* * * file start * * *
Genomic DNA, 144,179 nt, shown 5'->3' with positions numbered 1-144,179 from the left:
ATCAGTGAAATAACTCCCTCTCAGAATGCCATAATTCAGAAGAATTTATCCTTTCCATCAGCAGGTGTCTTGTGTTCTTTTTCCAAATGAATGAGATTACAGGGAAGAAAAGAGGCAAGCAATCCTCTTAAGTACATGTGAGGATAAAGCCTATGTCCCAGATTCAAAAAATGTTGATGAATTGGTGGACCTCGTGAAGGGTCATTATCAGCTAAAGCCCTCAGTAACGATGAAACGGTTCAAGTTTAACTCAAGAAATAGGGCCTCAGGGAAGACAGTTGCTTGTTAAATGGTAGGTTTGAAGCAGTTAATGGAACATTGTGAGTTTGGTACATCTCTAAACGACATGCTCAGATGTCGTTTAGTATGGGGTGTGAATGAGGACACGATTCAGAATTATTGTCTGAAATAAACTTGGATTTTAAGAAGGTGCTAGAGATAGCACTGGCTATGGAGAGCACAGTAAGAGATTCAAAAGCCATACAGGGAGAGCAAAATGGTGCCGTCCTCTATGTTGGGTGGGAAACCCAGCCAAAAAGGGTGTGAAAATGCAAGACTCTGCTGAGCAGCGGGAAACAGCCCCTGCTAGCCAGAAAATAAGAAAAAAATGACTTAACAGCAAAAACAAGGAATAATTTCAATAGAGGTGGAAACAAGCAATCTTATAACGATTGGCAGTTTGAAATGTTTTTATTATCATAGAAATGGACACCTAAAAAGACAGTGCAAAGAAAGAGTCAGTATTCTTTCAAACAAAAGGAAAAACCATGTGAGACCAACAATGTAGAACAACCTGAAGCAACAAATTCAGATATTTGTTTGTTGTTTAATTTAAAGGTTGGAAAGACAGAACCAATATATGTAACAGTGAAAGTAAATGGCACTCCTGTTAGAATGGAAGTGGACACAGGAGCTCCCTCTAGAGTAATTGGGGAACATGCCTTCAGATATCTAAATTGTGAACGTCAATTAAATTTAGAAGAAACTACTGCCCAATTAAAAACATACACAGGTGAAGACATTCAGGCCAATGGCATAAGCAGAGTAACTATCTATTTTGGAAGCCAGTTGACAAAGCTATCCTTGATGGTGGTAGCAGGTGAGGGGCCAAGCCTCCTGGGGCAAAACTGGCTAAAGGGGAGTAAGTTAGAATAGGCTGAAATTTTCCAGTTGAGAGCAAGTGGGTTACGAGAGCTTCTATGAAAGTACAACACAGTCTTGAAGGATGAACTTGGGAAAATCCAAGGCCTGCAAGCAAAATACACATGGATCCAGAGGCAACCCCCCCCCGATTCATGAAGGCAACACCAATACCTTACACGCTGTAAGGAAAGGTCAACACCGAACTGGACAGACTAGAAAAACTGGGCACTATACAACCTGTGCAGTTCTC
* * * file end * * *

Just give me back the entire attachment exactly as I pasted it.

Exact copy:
Genomic DNA, 144,179 nt, shown 5'->3' with positions numbered 1-144,179 from the left:
ATCAGTGAAATAACTCCCTCTCAGAATGCCATAATTCAGAAGAATTTATCCTTTCCATCAGCAGGTGTCTTGTGTTCTTTTTCCAAATGAATGAGATTACAGGGAAGAAAAGAGGCAAGCAATCCTCTTAAGTACATGTGAGGATAAAGCCTATGTCCCAGATTCAAAAAATGTTGATGAATTGGTGGACCTCGTGAAGGGTCATTATCAGCTAAAGCCCTCAGTAACGATGAAACGGTTCAAGTTTAACTCAAGAAATAGGGCCTCAGGGAAGACAGTTGCTTGTTAAATGGTAGGTTTGAAGCAGTTAATGGAACATTGTGAGTTTGGTACATCTCTAAACGACATGCTCAGATGTCGTTTAGTATGGGGTGTGAATGAGGACACGATTCAGAATTATTGTCTGAAATAAACTTGGATTTTAAGAAGGTGCTAGAGATAGCACTGGCTATGGAGAGCACAGTAAGAGATTCAAAAGCCATACAGGGAGAGCAAAATGGTGCCGTCCTCTATGTTGGGTGGGAAACCCAGCCAAAAAGGGTGTGAAAATGCAAGACTCTGCTGAGCAGCGGGAAACAGCCCCTGCTAGCCAGAAAATAAGAAAAAAATGACTTAACAGCAAAAACAAGGAATAATTTCAATAGAGGTGGAAACAAGCAATCTTATAACGATTGGCAGTTTGAAATGTTTTTATTATCATAGAAATGGACACCTAAAAAGACAGTGCAAAGAAAGAGTCAGTATTCTTTCAAACAAAAGGAAAAACCATGTGAGACCAACAATGTAGAACAACCTGAAGCAACAAATTCAGATATTTGTTTGTTGTTTAATTTAAAGGTTGGAAAGACAGAACCAATATATGTAACAGTGAAAGTAAATGGCACTCCTGTTAGAATGGAAGTGGACACAGGAGCTCCCTCTAGAGTAATTGGGGAACATGCCTTCAGATATCTAAATTGTGAACGTCAATTAAATTTAGAAGAAACTACTGCCCAATTAAAAACATACACAGGTGAAGACATTCAGGCCAATGGCATAAGCAGAGTAACTATCTATTTTGGAAGCCAGTTGACAAAGCTATCCTTGATGGTGGTAGCAGGTGAGGGGCCAAGCCTCCTGGGGCAAAACTGGCTAAAGGGGAGTAAGTTAGAATAGGCTGAAATTTTCCAGTTGAGAGCAAGTGGGTTACGAGAGCTTCTATGAAAGTACAACACAGTCTTGAAGGATGAACTTGGGAAAATCCAAGGCCTGCAAGCAAAATACACATGGATCCAGAGGCAACCCCCCCCCGATTCATGAAGGCAACACCAATACCTTACACGCTGTAAGGAAAGGTCAACACCGAACTGGACAGACTAGAAAAACTGGGCACTATACAACCTGTGCAGTTCTC